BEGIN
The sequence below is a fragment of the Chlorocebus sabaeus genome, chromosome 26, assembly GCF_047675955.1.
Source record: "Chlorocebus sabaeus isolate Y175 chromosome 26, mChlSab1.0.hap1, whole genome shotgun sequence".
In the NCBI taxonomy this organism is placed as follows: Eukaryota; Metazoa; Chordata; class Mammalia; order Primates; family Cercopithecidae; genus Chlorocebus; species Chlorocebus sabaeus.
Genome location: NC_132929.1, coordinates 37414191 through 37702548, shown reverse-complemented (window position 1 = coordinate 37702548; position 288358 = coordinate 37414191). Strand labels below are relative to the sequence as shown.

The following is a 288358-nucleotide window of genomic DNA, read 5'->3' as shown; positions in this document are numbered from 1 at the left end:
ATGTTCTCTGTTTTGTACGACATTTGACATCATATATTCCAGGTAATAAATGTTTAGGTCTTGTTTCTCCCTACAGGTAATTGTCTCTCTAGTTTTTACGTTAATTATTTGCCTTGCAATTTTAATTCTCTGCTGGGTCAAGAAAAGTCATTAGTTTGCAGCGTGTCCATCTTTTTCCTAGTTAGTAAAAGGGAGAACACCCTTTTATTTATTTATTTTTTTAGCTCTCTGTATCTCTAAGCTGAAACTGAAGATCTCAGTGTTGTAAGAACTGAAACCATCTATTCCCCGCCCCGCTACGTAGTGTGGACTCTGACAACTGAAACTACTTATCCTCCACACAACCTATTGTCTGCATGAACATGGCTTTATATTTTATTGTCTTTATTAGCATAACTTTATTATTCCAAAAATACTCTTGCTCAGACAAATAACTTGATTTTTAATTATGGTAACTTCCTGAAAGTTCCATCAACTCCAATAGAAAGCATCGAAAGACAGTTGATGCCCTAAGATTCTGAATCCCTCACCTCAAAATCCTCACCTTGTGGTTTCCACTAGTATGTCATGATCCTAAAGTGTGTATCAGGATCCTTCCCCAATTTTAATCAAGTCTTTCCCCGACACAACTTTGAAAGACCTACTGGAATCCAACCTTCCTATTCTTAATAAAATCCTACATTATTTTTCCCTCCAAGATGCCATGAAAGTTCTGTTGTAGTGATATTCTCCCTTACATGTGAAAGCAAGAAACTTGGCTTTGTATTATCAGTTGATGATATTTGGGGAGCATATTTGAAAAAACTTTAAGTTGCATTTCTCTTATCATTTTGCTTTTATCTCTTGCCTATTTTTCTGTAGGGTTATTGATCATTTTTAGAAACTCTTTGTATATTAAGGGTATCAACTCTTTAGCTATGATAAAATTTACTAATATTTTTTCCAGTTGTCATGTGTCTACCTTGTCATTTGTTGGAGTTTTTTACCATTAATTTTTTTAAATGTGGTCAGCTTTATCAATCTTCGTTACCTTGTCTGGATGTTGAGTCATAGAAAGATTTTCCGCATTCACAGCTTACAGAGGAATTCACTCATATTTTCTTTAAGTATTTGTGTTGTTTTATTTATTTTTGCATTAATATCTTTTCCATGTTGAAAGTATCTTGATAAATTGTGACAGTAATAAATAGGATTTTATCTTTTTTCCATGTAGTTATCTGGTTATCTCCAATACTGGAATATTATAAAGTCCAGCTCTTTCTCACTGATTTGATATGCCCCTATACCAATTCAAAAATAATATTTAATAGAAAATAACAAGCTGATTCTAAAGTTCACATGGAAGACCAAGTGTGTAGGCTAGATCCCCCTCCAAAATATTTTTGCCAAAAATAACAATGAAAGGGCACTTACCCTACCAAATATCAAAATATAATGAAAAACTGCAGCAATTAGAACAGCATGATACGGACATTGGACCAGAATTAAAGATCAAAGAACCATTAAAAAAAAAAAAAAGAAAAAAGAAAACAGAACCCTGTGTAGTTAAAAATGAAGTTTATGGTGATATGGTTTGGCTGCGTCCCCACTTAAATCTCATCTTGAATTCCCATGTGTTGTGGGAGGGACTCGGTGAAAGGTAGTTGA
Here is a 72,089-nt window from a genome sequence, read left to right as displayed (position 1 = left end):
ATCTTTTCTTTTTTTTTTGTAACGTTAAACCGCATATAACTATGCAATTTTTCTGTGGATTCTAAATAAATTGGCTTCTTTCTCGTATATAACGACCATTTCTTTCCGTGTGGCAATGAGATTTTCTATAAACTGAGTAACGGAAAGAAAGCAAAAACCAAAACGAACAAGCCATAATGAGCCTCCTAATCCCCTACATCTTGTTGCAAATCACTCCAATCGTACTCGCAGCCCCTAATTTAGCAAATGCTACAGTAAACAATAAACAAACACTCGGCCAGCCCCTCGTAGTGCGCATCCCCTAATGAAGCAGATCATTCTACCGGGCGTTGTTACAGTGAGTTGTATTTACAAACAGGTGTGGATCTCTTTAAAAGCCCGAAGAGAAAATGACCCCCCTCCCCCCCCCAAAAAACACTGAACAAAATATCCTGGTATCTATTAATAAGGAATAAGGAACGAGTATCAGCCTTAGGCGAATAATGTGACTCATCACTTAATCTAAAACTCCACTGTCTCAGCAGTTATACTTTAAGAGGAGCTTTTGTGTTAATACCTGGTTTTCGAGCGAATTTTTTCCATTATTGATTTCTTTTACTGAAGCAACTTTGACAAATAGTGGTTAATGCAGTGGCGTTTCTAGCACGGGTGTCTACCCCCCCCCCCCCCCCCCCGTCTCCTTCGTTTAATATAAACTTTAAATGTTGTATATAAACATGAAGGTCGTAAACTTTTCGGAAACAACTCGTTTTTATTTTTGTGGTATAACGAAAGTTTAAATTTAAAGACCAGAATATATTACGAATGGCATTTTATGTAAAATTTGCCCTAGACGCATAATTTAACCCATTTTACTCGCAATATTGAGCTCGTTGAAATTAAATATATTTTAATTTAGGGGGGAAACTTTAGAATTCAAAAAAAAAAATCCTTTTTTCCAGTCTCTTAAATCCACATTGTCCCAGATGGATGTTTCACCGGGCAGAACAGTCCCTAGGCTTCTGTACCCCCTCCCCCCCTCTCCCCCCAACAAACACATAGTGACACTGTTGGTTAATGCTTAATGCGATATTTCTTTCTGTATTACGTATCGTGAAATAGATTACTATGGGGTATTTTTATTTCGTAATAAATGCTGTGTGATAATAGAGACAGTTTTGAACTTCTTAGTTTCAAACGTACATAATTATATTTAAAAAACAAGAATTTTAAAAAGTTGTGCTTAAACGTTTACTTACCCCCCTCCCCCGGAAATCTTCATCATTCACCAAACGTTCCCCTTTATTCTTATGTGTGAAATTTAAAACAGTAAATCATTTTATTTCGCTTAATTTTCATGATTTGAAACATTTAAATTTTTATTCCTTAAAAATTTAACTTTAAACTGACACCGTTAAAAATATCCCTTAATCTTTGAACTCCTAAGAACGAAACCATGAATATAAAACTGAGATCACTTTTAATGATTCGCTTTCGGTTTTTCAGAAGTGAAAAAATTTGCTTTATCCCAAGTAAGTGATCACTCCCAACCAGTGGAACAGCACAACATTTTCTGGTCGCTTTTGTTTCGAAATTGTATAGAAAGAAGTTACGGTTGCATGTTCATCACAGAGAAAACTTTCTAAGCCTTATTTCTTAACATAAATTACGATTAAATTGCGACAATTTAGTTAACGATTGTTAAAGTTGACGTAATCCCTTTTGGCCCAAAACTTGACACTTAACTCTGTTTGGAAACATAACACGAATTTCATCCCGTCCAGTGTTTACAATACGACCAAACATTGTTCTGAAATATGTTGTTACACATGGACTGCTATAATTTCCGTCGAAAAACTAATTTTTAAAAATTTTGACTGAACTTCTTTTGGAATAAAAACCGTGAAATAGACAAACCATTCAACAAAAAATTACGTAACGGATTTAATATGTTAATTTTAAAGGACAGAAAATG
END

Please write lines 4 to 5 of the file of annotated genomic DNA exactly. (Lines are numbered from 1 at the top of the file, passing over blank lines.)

Genome location: NC_132929.1, coordinates 37414191 through 37702548, shown reverse-complemented (window position 1 = coordinate 37702548; position 288358 = coordinate 37414191). Strand labels below are relative to the sequence as shown.

The following is a 288358-nucleotide window of genomic DNA, read 5'->3' as shown; positions in this document are numbered from 1 at the left end: